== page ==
Published: Sun, September 16, 2018

IDF removes Palestinian protest shacks supporting illegal Bedouin hamlet

IDF removes Palestinian protest shacks supporting illegal Bedouin hamlet

It has offered to resettle the residents 12 kilometers (7 miles) away under what it says are improved conditions - with connections to water, electricity and sewage treatment they now don't have.

Earlier this week, dozens of Palestinian activists hastily erected the symbolic village, which had consisted of five homes built of tin and wood before it was razed.

Critics say its removal is meant to make room for an Israeli settlement.

Parliamentarians called on the European Union to more strenuously object to the demolition, including insisting on compensation of the loss of EU-funded structures in Khan al-Ahmar and other such herding villages.

"Israel bears full responsibility for providing the necessary services, including education, healthcare and welfare, for the people living under its occupation, in line with the Fourth Geneva Convention", the resolution read.

It stated that "the demolition of Khan al-Ahmar and the forcible transfer of its residents would constitute a grave breach of global humanitarian law".

On Tuesday, UN Mideast envoy Nickolay Mladenov warned that demolition of the village would impact peace efforts.


Any subsequent forcible transfer of the Khan Al-Ahmar Bedouin will constitute a war crime under Article 8 of the Statute of the International Criminal Court.

Mladenov said the planned demolition of the village would "undermine the prospect for two-state solution and is against worldwide law".

Activists say Khan al-Ahmar was established without permits after the Jahalin Bedouin tribe, originally from the Negev desert, were expelled from the area by the Israeli military in the 1950's and then again from Kfar Adumim, where they leased land.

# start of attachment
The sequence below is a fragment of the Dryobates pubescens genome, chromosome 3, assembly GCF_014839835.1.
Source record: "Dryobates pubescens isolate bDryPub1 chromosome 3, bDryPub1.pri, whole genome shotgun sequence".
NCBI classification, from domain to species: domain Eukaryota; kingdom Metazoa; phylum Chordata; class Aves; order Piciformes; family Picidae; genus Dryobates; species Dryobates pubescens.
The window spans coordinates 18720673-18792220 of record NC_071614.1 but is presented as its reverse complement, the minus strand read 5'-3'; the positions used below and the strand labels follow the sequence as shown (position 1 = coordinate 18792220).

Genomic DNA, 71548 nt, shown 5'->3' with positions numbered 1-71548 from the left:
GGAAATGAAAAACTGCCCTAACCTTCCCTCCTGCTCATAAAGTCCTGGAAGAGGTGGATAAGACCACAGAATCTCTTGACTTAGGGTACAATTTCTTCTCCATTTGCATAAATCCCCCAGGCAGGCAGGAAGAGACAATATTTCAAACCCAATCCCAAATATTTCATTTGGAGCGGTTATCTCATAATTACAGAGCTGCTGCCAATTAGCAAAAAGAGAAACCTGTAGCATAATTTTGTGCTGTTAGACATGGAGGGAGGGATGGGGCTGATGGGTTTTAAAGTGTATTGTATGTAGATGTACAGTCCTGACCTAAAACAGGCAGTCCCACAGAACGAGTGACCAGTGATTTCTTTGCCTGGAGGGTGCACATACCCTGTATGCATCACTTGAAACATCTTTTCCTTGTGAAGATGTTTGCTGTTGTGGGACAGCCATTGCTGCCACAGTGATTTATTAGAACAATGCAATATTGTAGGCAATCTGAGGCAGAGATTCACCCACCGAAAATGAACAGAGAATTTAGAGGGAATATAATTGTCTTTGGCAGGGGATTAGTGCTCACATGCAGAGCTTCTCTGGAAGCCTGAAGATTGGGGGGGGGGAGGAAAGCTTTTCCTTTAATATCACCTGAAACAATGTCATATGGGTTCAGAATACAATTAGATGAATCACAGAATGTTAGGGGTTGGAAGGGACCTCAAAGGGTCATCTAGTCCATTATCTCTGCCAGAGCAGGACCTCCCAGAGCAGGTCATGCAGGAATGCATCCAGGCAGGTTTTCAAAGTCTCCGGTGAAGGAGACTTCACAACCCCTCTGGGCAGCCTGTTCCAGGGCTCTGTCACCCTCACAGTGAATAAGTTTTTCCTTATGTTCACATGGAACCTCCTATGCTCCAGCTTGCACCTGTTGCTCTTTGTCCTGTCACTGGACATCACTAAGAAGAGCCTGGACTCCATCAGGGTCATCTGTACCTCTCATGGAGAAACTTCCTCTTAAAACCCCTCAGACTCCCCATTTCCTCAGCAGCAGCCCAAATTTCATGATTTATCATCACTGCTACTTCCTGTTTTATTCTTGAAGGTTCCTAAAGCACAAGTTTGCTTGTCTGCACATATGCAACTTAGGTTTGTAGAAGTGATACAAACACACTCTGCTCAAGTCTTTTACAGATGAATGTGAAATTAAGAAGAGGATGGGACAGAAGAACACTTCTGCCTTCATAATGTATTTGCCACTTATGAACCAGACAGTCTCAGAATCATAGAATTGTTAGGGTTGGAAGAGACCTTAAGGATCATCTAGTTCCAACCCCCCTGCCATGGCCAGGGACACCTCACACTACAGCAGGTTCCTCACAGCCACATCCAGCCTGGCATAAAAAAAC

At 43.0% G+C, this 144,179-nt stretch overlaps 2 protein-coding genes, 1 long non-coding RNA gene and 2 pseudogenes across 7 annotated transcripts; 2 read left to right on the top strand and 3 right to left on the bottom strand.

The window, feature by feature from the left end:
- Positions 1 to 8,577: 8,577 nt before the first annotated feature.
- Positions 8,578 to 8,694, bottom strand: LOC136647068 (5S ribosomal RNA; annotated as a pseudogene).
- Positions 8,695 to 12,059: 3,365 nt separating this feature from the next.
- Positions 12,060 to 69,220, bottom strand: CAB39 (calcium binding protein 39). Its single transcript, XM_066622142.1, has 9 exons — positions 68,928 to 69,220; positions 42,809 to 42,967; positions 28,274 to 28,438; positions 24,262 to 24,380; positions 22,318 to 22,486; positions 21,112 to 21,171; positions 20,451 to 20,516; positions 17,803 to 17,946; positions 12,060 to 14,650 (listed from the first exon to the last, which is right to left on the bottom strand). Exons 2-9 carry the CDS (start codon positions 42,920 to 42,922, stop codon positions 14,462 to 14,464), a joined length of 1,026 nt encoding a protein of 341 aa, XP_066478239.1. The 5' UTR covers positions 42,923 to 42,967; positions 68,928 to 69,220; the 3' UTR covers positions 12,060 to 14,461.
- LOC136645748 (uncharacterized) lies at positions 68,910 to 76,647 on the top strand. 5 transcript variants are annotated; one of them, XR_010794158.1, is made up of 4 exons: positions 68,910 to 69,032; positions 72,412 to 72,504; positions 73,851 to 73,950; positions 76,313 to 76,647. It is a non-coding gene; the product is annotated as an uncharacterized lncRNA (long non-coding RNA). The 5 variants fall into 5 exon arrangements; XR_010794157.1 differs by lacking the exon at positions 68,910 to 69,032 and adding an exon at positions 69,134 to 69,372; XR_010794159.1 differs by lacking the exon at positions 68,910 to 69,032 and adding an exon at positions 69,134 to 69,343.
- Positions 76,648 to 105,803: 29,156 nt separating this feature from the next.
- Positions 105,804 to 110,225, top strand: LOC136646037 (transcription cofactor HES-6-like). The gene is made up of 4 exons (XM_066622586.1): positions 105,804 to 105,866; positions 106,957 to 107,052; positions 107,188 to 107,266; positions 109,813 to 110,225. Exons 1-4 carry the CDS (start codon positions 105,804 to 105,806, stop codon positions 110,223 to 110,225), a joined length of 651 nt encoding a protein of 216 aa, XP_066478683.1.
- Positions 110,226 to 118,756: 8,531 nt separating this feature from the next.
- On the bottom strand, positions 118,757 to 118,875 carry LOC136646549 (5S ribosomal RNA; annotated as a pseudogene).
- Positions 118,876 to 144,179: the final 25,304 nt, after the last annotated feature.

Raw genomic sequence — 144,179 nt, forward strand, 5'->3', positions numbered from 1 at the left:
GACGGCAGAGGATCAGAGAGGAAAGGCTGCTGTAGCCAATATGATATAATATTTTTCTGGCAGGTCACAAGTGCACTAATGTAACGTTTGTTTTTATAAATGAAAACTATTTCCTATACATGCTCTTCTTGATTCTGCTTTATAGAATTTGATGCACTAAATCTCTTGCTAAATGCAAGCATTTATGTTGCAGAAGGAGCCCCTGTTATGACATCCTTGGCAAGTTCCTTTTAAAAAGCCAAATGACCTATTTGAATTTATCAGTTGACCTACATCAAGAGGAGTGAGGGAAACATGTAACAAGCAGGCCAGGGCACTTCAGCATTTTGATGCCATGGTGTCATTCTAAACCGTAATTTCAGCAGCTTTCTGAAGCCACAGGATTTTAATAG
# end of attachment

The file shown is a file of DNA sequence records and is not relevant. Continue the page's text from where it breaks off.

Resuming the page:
Israeli troops removed caravans on Thursday from near a Bedouin village in the occupied West Bank which they have orders to demolish despite global criticism, an AFP photographer reported.

On Wednesday, PLO Executive Committee Chairman Saeb Erekat said he had appealed to the International Court of Justice in The Hague to start proceedings against Israel for its intention to evacuate the illegal Bedouin enclave.

The judges also rejected the petitioners' request to delay Khan al-Ahmar's demolition until an alternative site is found for its residents. Security forces were deployed to the village and construction workers began paving an access road that would facilitate the demolition and evacuation. Israel says Khan al-Ahmar was illegally built and in an unsafe location near a major highway.

Last week, Israel's Supreme Court rejected petitions to prevent the move, siding with the authorities who say the village was built without required permits, which Palestinians say is impossible to obtain because of the expansion of illegal Jewish-only Israeli settlements there.

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